1. Gold jeweller delivers scrap gold to a local intermediary;
  2. The local intermediary exports scrap gold to an overseas refinery;
  3. The overseas refinery refines the scrap gold to ascertain the weight and fineness of the gold;
  4. After the refining process, the overseas refinery will send a report (i.e. assay result) to the local intermediary detailing the weight and fineness of the gold; and
  5. Based on the report, the intermediary will pay the gold jeweller in cash or in paper gold (e.g. Loco London gold) via the jeweller’s gold account maintained with a bullion company.
GST Treatment

The GST treatment of the Gold jewellery depends on the ownership of the gold transferred. If the ownership of the physical gold is transferred to the intermediary in Singapore, the gold jeweller should treat the local delivery as a standard rated supply and charge GST accordingly.

If the ownership of the physical gold is not transferred to the intermediary in Singapore before it is exported and the intermediary in Singapore is merely exporting the gold on behalf of the gold jeweller, the gold jeweller is treated as the exporter of the gold and should declare the value of gold exported as zero-rated supplies

Because of its high value, it is imperative that the jewellery store might hire a security company to transport the gold. The following documents need to be maintained;

  1. trust receipt issued by the security transport company with the following details:
  • name and signature of the gold jeweller’s employee who handed over the gold to the security transport company;
  • name and signature of the security transport company’s employee who received the gold;
  • serial number of seal tag used to seal bag containing the gold;
  1. written instructions from the local intermediary to the freight forwarder to collect the gold (with description and weight of gold) from the security transport company and deliver to the overseas refinery; and
  2. air waybill reflecting the serial number of seal tag used to seal the gold, weight,description of the gold and etc. If the local intermediary consolidates shipment of gold from various customers, zero-rating can be based on the subsidiary export certificate issued by the freight forwarder instead. The local intermediary is allowed to endorse the name and address of the exporter (i.e. local customer) on the subsidiary certificate. The details to be contained in the subsidiary export certificate issued by the freight forwarder are as follows:
  • the freight forwarders name, address and GST registration number, with the signature and designation of the person who issues it;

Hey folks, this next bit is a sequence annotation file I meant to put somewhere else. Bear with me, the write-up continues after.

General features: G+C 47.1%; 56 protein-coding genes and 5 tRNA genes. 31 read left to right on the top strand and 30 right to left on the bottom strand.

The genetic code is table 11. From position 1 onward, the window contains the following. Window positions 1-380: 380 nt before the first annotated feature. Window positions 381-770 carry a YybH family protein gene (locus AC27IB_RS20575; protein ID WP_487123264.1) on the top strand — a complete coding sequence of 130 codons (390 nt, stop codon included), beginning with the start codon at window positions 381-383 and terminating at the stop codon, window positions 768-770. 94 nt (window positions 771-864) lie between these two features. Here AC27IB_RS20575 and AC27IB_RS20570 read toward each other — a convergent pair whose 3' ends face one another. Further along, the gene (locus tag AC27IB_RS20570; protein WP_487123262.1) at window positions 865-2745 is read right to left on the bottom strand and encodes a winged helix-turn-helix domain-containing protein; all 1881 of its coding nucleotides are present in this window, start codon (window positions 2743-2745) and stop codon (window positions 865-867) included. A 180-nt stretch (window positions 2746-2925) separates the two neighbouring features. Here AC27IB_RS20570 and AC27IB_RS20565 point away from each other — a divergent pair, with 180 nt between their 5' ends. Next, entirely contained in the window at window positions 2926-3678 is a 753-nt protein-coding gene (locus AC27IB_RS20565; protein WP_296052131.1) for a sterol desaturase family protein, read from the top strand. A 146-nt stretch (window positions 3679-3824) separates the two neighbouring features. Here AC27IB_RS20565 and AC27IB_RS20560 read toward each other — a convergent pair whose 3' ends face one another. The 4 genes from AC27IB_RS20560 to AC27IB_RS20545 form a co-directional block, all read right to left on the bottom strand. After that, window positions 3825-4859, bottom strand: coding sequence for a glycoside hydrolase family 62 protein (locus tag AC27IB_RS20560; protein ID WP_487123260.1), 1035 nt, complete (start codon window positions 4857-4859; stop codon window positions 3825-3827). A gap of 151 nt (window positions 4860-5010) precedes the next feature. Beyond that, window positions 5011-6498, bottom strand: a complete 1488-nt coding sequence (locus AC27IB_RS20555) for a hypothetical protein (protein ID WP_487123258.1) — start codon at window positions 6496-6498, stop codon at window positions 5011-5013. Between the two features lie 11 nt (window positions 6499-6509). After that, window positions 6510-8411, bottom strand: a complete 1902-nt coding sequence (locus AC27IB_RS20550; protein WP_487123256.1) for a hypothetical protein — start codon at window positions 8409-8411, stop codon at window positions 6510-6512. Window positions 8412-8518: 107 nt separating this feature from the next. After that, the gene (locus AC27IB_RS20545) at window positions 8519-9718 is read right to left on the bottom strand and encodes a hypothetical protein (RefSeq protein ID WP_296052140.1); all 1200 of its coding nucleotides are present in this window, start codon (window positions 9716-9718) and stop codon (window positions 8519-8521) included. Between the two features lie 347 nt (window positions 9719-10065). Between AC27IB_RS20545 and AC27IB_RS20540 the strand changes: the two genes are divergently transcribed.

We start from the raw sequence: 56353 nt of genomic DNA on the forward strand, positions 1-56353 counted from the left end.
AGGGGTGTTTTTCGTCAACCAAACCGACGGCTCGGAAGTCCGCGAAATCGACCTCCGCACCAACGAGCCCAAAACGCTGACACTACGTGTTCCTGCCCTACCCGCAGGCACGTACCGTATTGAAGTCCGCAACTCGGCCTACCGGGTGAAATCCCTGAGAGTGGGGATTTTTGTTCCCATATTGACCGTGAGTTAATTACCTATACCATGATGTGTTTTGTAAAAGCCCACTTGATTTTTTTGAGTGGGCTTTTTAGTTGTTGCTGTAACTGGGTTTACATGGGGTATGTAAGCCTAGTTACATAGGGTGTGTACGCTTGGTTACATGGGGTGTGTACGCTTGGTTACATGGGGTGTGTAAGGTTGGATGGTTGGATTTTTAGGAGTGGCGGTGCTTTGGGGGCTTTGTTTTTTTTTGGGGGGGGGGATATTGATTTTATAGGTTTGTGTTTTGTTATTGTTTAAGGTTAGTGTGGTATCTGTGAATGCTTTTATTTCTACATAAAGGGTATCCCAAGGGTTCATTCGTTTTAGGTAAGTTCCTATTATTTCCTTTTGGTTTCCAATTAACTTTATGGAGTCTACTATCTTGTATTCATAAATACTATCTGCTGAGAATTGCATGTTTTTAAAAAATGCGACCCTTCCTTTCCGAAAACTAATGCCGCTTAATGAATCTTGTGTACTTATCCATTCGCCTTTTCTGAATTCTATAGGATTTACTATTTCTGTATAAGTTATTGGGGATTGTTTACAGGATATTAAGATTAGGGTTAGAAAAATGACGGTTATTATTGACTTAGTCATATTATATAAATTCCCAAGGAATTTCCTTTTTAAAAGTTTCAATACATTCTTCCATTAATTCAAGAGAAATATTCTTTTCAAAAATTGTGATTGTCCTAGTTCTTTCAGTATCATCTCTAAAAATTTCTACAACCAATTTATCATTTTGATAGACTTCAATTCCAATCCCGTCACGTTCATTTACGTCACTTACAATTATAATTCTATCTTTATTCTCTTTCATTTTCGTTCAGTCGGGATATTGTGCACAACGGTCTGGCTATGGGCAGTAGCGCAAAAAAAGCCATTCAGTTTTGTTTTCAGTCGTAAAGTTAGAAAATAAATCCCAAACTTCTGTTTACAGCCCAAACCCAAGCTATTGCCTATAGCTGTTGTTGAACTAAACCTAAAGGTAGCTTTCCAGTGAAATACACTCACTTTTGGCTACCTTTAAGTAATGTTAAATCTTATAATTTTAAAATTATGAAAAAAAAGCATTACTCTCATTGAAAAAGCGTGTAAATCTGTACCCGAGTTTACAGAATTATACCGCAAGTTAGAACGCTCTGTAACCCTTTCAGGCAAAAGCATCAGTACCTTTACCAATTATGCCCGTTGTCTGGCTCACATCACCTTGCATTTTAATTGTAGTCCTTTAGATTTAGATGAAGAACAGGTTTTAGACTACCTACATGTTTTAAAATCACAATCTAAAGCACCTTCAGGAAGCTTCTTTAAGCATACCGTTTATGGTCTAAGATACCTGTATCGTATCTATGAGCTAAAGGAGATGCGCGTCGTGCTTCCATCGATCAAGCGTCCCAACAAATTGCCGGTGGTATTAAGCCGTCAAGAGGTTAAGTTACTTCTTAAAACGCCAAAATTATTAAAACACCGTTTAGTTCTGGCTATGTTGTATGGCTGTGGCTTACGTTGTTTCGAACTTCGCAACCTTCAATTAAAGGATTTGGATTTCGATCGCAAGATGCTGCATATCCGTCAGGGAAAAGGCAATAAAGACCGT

• the details of the goods received from the security transport company’s officer such as the seal number, description and weight of gold etc;
  • the words “FOR EXPORT ONLY”;
  • Details of flight such as flight number, date of departure and the master air waybill number.
  1. After the refining process, the Singapore intermediary may pay the gold jeweler in paper gold via the jeweller’s gold account. the gold jeweler is allowed to withdraw physical gold bars from the gold account. In this case, there is a separate supply of gold made by the bullion company to the gold jeweler, which is subject to GST if the gold is delivered locally.
Deposits from Customers

When the deposit forms part payment for the gold jewellery, GST has to be accounted for on the deposit at the time it is received.

Advantages of the GST-Jeweler
  • The process of getting registered for GST Singapore and later on involving in GST filing with the Singapore Tax Authority IRAS (Inland Revenue Authority of Singapore), gives a positive indication to your customers that you are an established entity.
  • Registration for GST only occurs when the company reaches a certain size threshold, so registering for the same will ensure that your company has certain size.
  • Your cost of conducting business is reduced as the end-user is the ultimate taxpayer
  • GST is levied only on consumption and not on your savings and investment
  • GST is viewed as a fair tax system i.e. taxes are only paid when people spend their money
  • GST ensures that the government keeps getting a stable inflow of revenue
  • Collecting GST is relatively simple, which makes it an efficient tax system


Reach GST Software helps to understand the GST concept, registration procedure, filing returns and paying of taxes.